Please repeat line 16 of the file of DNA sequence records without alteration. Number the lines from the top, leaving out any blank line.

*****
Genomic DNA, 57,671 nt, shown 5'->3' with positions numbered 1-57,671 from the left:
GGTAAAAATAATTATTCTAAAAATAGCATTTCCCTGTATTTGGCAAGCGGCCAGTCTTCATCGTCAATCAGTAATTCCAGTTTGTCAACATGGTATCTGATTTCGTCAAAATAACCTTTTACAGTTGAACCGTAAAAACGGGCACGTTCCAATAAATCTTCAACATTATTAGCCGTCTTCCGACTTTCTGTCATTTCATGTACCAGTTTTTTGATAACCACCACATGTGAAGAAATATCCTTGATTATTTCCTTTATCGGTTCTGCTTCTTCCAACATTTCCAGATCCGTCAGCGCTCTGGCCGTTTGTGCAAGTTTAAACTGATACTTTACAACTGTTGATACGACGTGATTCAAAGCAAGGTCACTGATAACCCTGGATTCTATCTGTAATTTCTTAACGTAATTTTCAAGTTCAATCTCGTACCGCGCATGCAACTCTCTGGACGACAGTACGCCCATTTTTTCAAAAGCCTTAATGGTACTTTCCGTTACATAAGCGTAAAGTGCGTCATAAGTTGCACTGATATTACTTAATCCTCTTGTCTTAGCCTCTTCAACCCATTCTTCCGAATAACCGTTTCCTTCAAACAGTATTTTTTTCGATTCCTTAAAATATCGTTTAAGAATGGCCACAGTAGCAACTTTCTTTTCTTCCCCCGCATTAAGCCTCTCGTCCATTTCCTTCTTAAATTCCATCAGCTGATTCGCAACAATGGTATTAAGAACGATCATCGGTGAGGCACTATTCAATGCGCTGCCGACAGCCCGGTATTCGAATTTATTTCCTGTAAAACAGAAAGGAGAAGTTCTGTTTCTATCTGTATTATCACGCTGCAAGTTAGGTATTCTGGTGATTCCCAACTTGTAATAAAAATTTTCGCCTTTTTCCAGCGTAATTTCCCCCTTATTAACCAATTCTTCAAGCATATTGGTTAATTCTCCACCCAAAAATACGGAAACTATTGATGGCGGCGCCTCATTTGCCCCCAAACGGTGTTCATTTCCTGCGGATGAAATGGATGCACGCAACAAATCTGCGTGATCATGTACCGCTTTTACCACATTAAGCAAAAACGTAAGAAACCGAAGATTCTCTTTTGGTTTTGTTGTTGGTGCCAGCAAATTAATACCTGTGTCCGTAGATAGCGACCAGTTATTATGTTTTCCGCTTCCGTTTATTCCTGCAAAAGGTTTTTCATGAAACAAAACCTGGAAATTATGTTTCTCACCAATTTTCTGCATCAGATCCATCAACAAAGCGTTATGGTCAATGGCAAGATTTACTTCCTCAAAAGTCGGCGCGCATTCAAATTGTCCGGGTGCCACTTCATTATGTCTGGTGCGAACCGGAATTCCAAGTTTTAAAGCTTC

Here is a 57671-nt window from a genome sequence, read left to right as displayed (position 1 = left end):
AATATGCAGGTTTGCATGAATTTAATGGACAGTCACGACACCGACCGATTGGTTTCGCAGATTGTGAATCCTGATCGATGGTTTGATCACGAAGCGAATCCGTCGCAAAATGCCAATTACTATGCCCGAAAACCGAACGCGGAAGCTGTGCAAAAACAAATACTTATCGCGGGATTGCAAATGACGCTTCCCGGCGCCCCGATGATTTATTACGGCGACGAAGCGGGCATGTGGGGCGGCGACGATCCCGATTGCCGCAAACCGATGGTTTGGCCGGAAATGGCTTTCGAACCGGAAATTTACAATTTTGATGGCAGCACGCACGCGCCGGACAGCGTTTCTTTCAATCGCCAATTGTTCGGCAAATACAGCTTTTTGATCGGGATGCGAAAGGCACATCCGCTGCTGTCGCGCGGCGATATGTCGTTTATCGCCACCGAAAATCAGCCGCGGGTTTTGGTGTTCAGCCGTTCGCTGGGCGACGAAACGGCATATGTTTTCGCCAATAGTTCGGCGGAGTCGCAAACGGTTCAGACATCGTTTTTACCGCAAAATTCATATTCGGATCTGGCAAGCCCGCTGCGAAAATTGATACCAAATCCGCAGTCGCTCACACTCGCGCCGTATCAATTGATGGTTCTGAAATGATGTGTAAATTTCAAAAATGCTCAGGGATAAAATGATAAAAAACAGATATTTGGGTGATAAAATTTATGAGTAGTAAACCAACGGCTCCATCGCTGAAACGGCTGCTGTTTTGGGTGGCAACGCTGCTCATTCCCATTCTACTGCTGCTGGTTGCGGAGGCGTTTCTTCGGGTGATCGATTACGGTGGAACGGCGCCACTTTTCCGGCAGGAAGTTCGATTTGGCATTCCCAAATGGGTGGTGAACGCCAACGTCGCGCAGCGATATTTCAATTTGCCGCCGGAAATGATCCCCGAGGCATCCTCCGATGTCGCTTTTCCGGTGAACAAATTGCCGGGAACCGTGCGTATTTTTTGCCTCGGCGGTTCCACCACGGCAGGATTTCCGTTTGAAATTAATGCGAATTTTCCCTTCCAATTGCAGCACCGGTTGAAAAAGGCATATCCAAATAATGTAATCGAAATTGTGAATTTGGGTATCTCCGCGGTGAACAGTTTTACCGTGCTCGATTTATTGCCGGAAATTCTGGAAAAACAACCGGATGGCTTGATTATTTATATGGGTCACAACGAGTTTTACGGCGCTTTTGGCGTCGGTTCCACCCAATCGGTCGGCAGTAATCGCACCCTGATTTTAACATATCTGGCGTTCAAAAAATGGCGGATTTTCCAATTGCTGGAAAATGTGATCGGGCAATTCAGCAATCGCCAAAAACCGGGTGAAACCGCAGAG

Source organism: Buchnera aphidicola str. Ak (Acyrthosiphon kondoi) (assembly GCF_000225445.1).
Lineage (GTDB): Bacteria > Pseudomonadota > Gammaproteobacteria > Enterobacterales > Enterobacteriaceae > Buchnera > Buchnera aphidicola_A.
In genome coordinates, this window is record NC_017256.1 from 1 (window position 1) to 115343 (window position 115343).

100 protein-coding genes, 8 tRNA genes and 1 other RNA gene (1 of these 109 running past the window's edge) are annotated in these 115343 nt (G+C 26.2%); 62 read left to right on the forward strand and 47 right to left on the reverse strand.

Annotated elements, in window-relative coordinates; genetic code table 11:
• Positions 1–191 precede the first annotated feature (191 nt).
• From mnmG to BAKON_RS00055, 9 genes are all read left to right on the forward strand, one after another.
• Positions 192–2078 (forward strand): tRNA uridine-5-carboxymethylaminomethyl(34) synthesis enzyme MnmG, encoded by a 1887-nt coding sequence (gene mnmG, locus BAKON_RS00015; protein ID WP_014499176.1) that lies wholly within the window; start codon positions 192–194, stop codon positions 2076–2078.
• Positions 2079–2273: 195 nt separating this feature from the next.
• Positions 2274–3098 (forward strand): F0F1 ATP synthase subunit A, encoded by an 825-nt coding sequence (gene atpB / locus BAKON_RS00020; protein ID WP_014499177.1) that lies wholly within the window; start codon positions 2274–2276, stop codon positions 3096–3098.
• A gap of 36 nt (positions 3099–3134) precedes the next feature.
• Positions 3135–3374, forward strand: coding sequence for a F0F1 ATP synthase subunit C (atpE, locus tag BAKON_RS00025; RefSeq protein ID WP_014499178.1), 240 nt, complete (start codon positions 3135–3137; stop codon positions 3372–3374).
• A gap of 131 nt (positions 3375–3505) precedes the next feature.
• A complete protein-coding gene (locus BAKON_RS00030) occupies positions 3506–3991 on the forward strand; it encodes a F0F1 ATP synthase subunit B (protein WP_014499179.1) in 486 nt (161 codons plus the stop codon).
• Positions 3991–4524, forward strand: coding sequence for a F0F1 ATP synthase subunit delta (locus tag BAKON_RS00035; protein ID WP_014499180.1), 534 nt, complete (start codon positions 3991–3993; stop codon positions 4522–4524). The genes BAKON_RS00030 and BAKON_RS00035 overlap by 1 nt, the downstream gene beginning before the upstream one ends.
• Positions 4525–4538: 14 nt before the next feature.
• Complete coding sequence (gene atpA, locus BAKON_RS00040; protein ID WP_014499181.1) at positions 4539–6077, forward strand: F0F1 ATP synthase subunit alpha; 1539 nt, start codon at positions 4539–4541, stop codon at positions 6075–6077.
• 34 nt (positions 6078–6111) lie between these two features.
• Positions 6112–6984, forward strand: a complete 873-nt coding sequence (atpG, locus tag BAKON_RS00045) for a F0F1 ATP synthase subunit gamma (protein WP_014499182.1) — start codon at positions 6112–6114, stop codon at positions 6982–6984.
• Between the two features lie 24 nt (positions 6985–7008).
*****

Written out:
• Positions 3135–3374, forward strand: coding sequence for a F0F1 ATP synthase subunit C (atpE, locus tag BAKON_RS00025; RefSeq protein ID WP_014499178.1), 240 nt, complete (start codon positions 3135–3137; stop codon positions 3372–3374).